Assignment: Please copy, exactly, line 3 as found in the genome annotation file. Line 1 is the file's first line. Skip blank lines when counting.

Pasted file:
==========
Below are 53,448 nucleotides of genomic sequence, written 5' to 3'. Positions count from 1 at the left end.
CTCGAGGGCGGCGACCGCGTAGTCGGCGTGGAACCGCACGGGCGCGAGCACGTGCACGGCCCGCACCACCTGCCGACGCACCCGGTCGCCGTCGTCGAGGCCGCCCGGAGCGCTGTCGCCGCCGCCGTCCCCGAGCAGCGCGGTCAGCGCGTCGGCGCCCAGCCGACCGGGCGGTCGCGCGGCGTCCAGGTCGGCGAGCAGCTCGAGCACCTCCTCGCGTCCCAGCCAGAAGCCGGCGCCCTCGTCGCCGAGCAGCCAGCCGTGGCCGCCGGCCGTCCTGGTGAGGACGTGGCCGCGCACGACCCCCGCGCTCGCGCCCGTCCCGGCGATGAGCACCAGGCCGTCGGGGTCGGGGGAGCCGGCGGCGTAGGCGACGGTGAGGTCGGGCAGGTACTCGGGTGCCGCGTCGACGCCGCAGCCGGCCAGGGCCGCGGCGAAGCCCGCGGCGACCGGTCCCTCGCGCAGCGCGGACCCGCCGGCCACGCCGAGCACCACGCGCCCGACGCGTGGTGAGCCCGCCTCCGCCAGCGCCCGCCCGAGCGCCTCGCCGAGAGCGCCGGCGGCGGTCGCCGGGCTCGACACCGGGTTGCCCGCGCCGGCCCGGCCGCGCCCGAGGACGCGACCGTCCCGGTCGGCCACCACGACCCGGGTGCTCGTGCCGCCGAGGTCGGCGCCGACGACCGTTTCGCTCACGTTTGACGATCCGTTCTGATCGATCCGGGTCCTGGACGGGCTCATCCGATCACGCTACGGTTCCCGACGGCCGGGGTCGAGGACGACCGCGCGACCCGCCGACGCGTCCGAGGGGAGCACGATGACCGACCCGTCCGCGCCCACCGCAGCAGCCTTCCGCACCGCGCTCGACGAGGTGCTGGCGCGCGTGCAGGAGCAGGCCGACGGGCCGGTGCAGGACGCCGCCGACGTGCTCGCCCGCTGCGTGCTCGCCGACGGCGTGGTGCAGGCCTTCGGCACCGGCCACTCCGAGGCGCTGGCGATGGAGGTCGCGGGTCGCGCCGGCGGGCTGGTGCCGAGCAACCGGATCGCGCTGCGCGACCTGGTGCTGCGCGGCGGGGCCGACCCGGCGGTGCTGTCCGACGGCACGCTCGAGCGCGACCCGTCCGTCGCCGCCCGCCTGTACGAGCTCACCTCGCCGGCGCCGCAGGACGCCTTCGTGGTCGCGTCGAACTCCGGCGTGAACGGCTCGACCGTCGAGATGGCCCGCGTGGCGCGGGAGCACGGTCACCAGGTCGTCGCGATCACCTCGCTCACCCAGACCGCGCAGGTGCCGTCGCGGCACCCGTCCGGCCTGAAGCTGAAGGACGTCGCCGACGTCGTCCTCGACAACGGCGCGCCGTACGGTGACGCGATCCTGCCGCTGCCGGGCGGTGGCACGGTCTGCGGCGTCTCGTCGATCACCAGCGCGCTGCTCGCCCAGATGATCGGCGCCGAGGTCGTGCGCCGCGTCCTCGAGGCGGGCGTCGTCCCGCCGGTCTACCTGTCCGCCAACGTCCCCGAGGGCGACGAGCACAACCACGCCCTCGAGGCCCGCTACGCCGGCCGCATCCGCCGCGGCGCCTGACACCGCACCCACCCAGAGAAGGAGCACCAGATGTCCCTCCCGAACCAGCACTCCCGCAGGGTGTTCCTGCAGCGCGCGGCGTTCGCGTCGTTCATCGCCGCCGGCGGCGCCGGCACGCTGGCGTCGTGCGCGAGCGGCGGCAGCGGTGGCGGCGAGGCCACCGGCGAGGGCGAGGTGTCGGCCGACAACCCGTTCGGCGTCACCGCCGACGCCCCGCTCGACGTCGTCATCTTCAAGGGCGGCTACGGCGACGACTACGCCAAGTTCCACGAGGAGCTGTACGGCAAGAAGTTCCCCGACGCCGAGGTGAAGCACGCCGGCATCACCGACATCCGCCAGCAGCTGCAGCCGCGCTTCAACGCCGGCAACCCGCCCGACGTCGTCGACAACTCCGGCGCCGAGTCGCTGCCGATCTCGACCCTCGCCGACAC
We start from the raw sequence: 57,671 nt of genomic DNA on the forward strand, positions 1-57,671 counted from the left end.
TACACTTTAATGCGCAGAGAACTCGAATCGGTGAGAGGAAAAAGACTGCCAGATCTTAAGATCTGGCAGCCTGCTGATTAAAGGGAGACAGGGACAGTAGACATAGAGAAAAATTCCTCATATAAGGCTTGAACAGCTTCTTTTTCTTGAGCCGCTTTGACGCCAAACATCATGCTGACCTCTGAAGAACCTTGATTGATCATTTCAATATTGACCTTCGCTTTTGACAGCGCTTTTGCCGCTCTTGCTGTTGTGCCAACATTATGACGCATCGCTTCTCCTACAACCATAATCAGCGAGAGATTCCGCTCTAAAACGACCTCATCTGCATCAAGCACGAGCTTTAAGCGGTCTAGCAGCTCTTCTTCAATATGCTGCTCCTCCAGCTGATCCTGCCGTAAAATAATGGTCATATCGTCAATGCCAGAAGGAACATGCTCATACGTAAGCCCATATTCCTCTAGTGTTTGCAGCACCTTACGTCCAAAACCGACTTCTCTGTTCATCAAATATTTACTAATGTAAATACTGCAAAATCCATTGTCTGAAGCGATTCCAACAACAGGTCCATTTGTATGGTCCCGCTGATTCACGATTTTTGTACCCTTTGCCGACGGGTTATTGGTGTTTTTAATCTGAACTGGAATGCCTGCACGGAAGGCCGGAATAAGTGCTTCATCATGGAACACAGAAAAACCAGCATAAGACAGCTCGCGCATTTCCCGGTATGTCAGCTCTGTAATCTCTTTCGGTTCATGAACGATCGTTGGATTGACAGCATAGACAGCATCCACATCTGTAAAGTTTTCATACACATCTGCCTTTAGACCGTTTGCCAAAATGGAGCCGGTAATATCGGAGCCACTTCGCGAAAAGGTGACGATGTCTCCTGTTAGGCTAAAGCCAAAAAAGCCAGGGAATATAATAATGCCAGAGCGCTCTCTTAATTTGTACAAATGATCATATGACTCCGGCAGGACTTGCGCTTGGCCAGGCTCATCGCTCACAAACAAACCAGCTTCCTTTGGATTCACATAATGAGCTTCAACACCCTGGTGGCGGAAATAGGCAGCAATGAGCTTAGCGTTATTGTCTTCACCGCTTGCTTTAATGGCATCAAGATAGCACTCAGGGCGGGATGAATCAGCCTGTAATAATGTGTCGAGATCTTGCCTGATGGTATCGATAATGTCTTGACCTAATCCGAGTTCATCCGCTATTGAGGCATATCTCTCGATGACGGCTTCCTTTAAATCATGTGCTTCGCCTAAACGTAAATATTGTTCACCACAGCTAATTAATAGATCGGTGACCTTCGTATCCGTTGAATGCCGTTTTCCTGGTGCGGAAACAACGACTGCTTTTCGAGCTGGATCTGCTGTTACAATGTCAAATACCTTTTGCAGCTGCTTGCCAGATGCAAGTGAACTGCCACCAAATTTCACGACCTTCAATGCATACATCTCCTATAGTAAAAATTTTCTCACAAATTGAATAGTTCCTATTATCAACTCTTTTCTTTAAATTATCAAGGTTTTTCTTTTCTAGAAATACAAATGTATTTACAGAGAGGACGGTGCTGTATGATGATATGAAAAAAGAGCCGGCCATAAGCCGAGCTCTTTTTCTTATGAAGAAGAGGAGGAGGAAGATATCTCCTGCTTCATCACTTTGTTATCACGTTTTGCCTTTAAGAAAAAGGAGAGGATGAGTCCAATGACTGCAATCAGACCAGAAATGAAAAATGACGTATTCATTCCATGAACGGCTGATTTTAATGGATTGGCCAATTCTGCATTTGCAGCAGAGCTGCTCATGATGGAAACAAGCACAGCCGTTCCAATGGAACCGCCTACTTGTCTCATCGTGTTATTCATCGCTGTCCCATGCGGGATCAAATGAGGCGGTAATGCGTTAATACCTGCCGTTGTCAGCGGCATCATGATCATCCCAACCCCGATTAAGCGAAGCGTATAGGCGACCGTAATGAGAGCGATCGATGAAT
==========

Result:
We start from the raw sequence: 57,671 nt of genomic DNA on the forward strand, positions 1-57,671 counted from the left end.